Creativity and Planning

I know, they sound like they don’t coexist.

There’s a stigma thats attached to “creatives”. Most of the times you’ll hear phrases like “they only function under the gun”, or ” I do my best work under pressure.”

I feel that the the procrastination epidemic in the creative world is both stereotypical as well as cop-out related.

Most “administrative” types look at creatives as not being able to hit a deadline…most “creatives” usually say things like ” you can’t time-clock creativity.”

I have found in all my reading and experience, that the best creativity comes from my planning. I realize that sounds a little oxy-moronic in a way. The idea that planning can create creativity is counter-intuitive. But think about the best things that ARE created. You think the iPad or the iPhone came into being on a late-night whim of procrastination? No it was months and months of working through design, form and function that led to the device I’m posting this on. You think one of Mozart’s symphonies was purly created out of a deadline to a performance?

True artistic creating takes time….and in today’s society of non-stop going…it takes planning. For my administrative friends…you can’t box in creatives. I recently sat at a conference and a very well-respected teacher was speaking, and I know his content was second-to-none. However, in the middle of his speech, my brain started following a creative thought that will be a major player in weeks to come….you cant time-stamp or time-card creativity…you learn to take it as it comes and welcome the result.

To my creative friends…..don’t fall into the trap of procrastination. I promise you, that you do great work under pressure, but I also know that you can do better work when you’re not stressed. If you take your best accomplishment, and add time for planning and execution at a healthy level, I promise the work would be better and your life would be healthier. Don’t let someone box you in and tell you that if you’re going to do truly creative work, it must be late in the night and against a hard deadline. I promise if you plan, and manage your time, your work will be stronger, deeper, better, and your life will be healthier, and that will show in your work.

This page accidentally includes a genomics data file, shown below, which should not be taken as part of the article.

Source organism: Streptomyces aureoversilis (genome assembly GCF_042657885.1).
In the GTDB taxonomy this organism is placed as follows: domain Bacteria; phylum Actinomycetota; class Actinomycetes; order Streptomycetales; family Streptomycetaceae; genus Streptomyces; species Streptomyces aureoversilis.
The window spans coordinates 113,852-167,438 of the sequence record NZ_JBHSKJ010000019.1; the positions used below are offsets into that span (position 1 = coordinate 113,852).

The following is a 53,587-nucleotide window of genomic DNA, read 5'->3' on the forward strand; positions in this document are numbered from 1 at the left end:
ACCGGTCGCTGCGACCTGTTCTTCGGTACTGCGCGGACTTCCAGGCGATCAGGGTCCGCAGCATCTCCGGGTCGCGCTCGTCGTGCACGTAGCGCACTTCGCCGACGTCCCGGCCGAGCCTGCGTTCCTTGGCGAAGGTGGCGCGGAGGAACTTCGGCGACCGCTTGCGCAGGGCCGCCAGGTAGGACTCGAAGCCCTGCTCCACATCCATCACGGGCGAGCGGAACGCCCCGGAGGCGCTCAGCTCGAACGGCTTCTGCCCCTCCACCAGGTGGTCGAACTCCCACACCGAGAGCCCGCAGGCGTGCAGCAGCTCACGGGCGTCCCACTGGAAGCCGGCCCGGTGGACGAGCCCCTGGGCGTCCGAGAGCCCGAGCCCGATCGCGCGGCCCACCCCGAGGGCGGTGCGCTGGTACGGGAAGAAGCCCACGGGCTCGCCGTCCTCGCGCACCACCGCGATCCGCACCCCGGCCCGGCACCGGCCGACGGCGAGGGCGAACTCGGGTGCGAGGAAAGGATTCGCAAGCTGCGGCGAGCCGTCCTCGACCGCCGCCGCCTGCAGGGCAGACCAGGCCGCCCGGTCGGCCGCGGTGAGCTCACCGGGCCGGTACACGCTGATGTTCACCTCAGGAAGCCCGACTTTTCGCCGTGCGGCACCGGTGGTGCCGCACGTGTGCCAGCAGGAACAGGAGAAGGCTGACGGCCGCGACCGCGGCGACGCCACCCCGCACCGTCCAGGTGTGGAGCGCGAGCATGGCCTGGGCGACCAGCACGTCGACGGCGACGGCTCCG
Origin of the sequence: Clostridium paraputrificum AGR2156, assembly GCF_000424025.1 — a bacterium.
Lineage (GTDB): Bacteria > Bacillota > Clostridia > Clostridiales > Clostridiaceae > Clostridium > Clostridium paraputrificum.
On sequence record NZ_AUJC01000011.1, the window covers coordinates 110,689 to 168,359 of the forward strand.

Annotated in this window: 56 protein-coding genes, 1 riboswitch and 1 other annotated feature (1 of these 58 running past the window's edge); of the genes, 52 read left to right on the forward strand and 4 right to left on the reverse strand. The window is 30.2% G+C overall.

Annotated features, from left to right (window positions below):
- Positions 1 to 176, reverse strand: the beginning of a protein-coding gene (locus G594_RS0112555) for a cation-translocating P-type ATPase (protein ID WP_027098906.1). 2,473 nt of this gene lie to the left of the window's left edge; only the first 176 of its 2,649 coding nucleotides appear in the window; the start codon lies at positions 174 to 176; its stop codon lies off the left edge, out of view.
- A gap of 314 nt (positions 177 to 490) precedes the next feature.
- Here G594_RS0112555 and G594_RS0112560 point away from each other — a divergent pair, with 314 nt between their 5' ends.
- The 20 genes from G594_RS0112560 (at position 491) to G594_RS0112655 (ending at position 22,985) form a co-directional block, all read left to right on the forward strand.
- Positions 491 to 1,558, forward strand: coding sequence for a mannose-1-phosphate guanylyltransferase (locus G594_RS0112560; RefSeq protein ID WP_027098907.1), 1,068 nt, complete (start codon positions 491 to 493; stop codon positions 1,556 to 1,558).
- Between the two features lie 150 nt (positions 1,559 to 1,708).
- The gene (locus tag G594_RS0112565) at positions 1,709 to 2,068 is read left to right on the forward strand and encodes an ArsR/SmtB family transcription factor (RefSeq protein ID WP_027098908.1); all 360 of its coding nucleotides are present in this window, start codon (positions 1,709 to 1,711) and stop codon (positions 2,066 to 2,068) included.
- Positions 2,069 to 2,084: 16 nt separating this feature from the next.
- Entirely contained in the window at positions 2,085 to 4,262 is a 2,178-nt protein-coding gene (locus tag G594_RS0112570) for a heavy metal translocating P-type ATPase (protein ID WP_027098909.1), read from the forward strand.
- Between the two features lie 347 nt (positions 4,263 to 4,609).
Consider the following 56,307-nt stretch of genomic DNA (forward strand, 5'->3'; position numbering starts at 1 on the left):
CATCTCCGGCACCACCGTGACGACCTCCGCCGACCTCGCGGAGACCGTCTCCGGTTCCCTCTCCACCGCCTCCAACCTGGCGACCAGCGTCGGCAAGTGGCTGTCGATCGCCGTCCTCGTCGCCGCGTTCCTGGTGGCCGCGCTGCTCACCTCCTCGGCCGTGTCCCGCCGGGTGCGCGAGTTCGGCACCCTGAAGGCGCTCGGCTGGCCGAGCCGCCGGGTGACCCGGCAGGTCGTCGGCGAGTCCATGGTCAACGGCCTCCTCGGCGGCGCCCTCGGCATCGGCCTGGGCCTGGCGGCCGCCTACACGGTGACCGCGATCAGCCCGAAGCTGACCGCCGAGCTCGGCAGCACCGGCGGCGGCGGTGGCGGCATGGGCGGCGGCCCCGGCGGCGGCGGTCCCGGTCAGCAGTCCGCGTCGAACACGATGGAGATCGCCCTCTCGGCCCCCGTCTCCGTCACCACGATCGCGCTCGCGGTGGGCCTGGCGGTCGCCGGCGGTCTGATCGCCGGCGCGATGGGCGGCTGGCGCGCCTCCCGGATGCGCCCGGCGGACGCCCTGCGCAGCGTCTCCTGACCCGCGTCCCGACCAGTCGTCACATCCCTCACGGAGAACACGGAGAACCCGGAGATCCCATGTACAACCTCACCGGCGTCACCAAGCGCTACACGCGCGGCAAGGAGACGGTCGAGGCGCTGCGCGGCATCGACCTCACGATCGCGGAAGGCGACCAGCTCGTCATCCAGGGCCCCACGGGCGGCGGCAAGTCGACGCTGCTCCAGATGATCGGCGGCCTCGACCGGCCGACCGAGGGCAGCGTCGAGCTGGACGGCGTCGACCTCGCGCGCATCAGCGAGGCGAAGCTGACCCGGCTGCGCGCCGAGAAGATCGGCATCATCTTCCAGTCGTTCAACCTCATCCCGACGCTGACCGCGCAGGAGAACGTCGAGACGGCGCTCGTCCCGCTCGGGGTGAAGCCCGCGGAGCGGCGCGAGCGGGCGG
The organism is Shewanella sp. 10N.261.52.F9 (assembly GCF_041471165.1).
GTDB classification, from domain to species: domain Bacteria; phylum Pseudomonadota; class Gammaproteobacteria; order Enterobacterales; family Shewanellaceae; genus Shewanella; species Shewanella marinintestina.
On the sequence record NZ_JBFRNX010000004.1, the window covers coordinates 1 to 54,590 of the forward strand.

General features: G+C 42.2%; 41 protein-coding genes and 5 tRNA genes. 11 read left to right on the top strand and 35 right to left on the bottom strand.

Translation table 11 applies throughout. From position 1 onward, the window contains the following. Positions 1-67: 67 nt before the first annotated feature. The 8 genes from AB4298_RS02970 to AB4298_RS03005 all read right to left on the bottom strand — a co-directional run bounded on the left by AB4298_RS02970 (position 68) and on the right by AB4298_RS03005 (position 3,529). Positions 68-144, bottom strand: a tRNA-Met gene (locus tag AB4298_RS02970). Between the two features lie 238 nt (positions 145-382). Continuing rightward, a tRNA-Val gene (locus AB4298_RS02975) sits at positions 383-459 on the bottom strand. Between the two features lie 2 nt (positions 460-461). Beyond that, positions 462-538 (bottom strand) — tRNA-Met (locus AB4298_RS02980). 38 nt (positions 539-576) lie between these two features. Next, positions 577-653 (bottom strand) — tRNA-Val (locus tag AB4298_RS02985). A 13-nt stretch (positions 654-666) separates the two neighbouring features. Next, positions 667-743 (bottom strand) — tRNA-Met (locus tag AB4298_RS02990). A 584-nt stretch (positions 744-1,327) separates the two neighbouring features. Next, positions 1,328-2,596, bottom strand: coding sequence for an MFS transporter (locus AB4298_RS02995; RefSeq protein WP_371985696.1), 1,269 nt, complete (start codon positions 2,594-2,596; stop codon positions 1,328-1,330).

PLAN to be CREATIVE!!!!

Work Habits and Time Management

<div style=”margin-bottom:5px”> <strong> <a href=”https://www.slideshare.net/egarbugli/26-time-management-hacks-i-wish-id-known-at-20&#8243; title=”26 Time Management Hacks I Wish I’d Known at 20″ target=”_blank”>26 Time Management Hacks I Wish I’d Known at 20</a> </strong> from <strong><a href=”http://www.slideshare.net/egarbugli&#8221; target=”_blank”>Etienne Garbugli @egarbugli</a></strong> </div>

Demographic and Accesibility

Just because you have a demographic doesn’t mean your message can’t be accessible to a wider group. This is true in business marketing, but also ministry planning. The way you structure your ministry presentation will most likely identify with a certain type of individual….thats natural.  But I  don’t think it has to stop there. Its great to know/understand your demo… but that shouldn’t be a one-stop-shop for how you evaluate your presentation.

Your presentation may resonate with one specific audience, but it can be accessible to a broader range of people. What does that mean? One way is to appeal to people’s appreciation of excellence. I had a friend, my age, in the music industry talk about his experience at what most of us would consider a “traditional” church. He said that it was “old school” but they did it so well that he got caught up in the grandeur of the moment. He definitely was not the demographic of the normal person that resonates with the presentation of that church, but it was accessible to him because it was done well.

I think one of the easiest ways to increase your accessibility is look at things you can get rid of that may be “turn-offs”, but don’t change the heart of your message. Lets look at an over-exaggeration to make the point. Let’s say you happen to like the word “groovy” and your demographic likes the word, but its a turn-off to people outside your core audience. If “groovy” isn’t a central part of your message, just let go of it. I would say its not about doing things that people outside your audience love, trying to be all things to all people, but  NOT doing things that turn them away.